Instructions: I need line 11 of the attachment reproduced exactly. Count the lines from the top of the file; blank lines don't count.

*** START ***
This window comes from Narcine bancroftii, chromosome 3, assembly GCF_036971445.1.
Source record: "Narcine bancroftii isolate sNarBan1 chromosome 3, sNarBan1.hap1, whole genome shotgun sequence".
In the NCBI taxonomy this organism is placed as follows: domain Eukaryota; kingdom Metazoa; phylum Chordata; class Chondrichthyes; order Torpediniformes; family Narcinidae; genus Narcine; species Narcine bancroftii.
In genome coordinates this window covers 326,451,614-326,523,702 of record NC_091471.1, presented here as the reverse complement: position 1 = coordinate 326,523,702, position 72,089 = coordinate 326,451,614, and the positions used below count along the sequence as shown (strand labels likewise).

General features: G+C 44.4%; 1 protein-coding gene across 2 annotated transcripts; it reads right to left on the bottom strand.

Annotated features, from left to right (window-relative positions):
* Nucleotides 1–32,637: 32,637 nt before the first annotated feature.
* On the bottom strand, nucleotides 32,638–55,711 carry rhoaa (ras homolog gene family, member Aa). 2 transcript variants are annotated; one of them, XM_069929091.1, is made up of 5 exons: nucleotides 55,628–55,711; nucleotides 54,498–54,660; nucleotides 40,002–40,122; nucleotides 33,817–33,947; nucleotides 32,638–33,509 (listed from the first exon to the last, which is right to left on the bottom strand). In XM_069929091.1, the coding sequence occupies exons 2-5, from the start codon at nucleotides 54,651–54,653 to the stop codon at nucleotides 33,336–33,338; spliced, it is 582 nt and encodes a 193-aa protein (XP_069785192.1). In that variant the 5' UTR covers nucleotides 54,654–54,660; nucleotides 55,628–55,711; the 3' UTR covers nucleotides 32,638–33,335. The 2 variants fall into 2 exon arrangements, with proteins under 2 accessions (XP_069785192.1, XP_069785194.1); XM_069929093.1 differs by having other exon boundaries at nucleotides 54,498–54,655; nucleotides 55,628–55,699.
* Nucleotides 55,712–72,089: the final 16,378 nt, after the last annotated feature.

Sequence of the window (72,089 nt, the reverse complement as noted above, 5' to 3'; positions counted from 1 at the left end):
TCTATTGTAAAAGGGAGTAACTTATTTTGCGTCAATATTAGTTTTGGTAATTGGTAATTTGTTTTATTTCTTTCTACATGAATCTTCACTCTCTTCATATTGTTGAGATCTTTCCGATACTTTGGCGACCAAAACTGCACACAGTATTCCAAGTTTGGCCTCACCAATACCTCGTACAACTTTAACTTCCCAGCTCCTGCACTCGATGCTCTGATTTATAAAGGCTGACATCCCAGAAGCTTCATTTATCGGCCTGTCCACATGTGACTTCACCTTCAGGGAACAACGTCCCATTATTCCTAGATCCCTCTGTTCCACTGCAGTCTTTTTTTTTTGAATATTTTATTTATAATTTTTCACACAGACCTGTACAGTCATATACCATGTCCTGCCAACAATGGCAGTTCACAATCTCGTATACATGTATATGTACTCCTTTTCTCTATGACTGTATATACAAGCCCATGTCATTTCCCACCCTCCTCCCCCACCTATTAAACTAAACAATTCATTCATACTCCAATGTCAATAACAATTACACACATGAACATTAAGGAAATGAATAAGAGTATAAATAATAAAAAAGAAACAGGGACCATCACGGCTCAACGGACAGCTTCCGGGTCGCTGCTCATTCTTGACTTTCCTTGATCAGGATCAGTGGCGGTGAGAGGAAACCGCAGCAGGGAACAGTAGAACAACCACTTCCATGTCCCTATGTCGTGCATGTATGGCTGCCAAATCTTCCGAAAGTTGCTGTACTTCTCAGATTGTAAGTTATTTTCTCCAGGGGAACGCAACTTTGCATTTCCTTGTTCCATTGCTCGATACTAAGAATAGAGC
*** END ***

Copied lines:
TCTATTGTAAAAGGGAGTAACTTATTTTGCGTCAATATTAGTTTTGGTAATTGGTAATTTGTTTTATTTCTTTCTACATGAATCTTCACTCTCTTCATATTGTTGAGATCTTTCCGATACTTTGGCGACCAAAACTGCACACAGTATTCCAAGTTTGGCCTCACCAATACCTCGTACAACTTTAACTTCCCAGCTCCTGCACTCGATGCTCTGATTTATAAAGGCTGACATCCCAGAAGCTTCATTTATCGGCCTGTCCACATGTGACTTCACCTTCAGGGAACAACGTCCCATTATTCCTAGATCCCTCTGTTCCACTGCAGTCTTTTTTTTTTGAATATTTTATTTATAATTTTTCACACAGACCTGTACAGTCATATACCATGTCCTGCCAACAATGGCAGTTCACAATCTCGTATACATGTATATGTACTCCTTTTCTCTATGACTGTATATACAAGCCCATGTCATTTCCCACCCTCCTCCCCCACCTATTAAACTAAACAATTCATTCATACTCCAATGTCAATAACAATTACACACATGAACATTAAGGAAATGAATAAGAGTATAAATAATAAAAAAGAAACAGGGACCATCACGGCTCAACGGACAGCTTCCGGGTCGCTGCTCATTCTTGACTTTCCTTGATCAGGATCAGTGGCGGTGAGAGGAAACCGCAGCAGGGAACAGTAGAACAACCACTTCCATGTCCCTATGTCGTGCATGTATGGCTGCCAAATCTTCCGAAAGTTGCTGTACTTCTCAGATTGTAAGTTATTTTCTCCAGGGGAACGCAACTTTGCATTTCCTTGTTCCATTGCTCGATACTAAGAATAGAGC